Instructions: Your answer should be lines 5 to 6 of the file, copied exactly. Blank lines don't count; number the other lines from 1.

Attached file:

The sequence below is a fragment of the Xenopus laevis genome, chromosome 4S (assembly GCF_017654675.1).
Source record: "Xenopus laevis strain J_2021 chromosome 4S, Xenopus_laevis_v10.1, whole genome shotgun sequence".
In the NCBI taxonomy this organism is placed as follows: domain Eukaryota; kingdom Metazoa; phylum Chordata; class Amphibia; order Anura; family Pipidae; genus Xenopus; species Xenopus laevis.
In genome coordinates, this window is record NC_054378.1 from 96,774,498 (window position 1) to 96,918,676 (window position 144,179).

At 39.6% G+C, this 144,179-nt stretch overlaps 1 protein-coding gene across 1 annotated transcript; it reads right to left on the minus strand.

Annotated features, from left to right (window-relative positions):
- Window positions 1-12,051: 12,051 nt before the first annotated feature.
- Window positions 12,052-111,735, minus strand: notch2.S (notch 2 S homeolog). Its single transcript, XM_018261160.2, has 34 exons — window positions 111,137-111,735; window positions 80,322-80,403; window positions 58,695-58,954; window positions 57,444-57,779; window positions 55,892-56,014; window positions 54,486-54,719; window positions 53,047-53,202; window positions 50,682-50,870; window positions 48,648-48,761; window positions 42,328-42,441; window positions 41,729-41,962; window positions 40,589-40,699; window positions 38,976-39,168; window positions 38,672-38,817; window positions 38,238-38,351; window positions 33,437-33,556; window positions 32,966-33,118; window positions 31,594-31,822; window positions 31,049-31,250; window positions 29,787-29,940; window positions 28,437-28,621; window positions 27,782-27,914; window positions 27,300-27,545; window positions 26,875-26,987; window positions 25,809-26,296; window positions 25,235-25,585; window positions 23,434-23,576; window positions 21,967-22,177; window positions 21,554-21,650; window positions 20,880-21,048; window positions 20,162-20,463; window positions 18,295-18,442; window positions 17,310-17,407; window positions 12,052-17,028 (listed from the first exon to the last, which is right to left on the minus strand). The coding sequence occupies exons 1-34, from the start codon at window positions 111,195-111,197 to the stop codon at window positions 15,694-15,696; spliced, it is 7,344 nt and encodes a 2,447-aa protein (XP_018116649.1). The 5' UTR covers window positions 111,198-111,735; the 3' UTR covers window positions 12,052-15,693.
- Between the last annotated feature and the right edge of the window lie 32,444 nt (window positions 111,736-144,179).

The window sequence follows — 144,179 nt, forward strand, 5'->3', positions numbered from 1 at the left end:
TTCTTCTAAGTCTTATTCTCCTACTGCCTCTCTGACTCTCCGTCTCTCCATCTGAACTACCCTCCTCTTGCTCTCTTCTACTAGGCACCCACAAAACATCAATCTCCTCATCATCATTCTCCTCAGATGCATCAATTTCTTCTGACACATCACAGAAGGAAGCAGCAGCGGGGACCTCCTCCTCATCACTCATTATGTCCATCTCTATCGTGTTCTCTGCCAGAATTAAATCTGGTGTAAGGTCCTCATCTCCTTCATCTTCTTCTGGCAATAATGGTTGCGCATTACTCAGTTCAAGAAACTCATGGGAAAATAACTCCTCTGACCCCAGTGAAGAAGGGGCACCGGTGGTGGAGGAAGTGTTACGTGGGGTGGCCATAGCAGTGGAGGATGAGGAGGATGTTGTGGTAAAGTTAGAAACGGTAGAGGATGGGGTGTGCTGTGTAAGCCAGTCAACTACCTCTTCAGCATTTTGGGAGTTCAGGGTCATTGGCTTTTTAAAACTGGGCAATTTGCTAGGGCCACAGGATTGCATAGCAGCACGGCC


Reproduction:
At 39.6% G+C, this 144,179-nt stretch overlaps 1 protein-coding gene across 1 annotated transcript; it reads right to left on the minus strand.

Annotated features, from left to right (window-relative positions):